Review: Ancient Texts for the Study of the Hebrew Bible (Sparks)

Kenton L. Sparks, Ancient Texts for the Study of the Hebrew Bible: A Guide to the Background Literature (Peabody, MA: Hendrickson, 2005), 476 pages.
I would like to thank Baker for providing me a review copy.
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As the subtitle suggests, this book is a guide to the background literature, not a collection of texts. Sparks has organized the Ancient Near Eastern material by topic into fifteen chapters (e.g., “Hymns, Prayers, and Laments,” “Apocalyptic and Related Texts,” “Epics and Legends,” “Law Codes,” and “Treaty and Covenant”). Likewise, each chapter is subdivided by culture or location (e.g., “Mesopotamia,” “Ugarit,” “Egypt,” etc.). Sparks begins his chapters with an introduction, usually about a page in length, and ends them with concluding observations and a general bibliography, together usually about five pages. Within the chapters Sparks briefly summarizes ANE texts related to the topic and follows each summary with a bibliography, which includes transcriptions, translations, and secondary sources. These summaries run from between a paragraph in length to one or two pages.


Sparks’ volume is an incredible resource for anyone wanting to do serious study of the ANE. The material is thoughtfully organized, making it a useful reference work for students and scholars of the ANE. Sparks’ bibliographies of each individual text and his general bibliographies are thorough, giving anyone an instant entre into the secondary literature. As I noted above, the book does not include any primary sources, though the title could easily give the opposite impression.

The helpful summaries provide a quick overview of the primary sources on a particular topic and from a particular region. Often ANE texts are difficult to understand or even read because of their fragmentary nature, but Sparks’ summaries are written clearly and concisely. However, Sparks adopts the “cut and paste” view of the Old Testament. His summaries often claim that one ANE text is obviously the source material for various biblical passages or concepts. Scholars have long noted similarities between various ANE and OT material, such as the creation story and the flood story. Sparks goes beyond that, though, and sees dependence on almost every page of the OT. One is left with the distinct (and inaccurate, in my opinion) impression that the OT authors borrowed extensively, unashamedly, and often uncritically from other ANE texts. A full critique of Sparks’ conclusions would require a point-by-point refutation, of which I am incapable. It is worth noting, though, that this approach is what John Walton appropriately calls “parallelomania” in his excellent book, Ancient Near Eastern Thought and the Old Testament. Walton notes various problems with the method that Sparks adopts, and instead offers his own method of comparative studies focused on the “conceptual world” of the ANE, leading to exegesis of the biblical texts. In contrast, Sparks is primarily interested in demonstrating that the OT contains little that is distinct from the ANE and in fact much that this identical with it (in his opinion).[1]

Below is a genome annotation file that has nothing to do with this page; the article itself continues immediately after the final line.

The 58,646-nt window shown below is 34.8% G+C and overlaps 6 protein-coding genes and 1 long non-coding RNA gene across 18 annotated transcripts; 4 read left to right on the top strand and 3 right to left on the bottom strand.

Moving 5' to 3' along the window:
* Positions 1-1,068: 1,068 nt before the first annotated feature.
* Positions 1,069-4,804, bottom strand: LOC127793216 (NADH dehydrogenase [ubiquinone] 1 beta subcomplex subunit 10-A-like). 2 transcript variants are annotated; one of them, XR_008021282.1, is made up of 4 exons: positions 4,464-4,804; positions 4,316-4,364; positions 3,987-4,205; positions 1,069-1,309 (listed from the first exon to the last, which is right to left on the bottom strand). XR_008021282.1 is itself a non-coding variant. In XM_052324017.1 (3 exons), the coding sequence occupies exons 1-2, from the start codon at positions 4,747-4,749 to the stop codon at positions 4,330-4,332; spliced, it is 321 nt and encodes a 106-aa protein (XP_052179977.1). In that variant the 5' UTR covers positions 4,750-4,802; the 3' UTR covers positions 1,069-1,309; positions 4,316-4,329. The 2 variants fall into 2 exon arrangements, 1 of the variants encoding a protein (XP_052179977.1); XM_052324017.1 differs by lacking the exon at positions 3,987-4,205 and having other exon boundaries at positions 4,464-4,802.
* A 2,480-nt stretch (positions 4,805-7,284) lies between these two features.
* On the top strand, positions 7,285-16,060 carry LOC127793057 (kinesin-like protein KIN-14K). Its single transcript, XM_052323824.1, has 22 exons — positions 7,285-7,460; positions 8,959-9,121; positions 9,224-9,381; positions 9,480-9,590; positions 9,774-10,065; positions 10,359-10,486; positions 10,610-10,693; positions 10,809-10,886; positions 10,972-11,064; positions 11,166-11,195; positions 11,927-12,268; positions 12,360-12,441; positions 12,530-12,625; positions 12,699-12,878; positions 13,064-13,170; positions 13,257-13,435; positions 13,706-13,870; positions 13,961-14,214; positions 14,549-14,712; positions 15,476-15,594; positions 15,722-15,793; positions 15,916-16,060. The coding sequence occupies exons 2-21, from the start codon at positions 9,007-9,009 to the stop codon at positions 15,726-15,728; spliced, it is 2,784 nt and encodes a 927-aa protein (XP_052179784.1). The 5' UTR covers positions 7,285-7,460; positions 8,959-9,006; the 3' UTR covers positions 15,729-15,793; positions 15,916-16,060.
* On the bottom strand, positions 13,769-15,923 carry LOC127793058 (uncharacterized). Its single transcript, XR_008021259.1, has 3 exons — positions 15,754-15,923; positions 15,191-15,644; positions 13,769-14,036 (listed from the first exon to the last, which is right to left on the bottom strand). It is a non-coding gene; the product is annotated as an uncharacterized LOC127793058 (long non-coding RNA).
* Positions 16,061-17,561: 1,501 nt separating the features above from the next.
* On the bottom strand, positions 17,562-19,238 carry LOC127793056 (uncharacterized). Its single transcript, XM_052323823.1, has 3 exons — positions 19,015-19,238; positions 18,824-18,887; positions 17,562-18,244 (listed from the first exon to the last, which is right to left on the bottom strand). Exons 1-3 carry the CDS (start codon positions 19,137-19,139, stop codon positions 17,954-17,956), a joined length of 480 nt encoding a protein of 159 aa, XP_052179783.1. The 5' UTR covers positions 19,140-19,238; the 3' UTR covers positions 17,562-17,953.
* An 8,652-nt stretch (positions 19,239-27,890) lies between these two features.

This book is invaluable for any serious scholar of the ANE. It is a great aid, both for its brief summaries and for its extensive bibliographies. Critical and confessional scholars alike will find it useful. However, it will be of little value to pastors or seminary students who are not planning to go into ANE studies. Students of the OT will have limited use for it, though their time would be better spent reading the primary texts or reading a synthetic (and confessional) book like Walton’s. Also, Sparks’ comments about the OT authors “borrowing” from the ANE should be critically evaluated.

I give this 4 ½ stars in accomplishing its purpose to be a guide to the background literature, but I would note that such high marks do not indicate agreement or even appreciation for many of Sparks’ comments in his summaries with regard to the OT dependence on ANE texts.

[1]See God’s Word in Human Words by Sparks for his comprehensive and systematic attempt to undermine the uniqueness of the Bible.


About Peter Green

I am a doctoral student at Wheaton College. My dissertation is on vineyard imagery in the Old Testament, particularly as it is used to convey the theme of Creation to New Creation. My interests are (in no particular order): biblical ethics, epistemology, apologetics, sacramentology, science and faith, biblical theology, OT theology, biblical political philosophy, and intertextuality. I consider myself to be in the historic Reformed tradition, and attend a PCA church. I graduated from Covenant Theological Seminary--the PCA's denominational seminary--and hope work for Reformed University Fellowship, which is the PCA's campus ministry, following my PhD studies.
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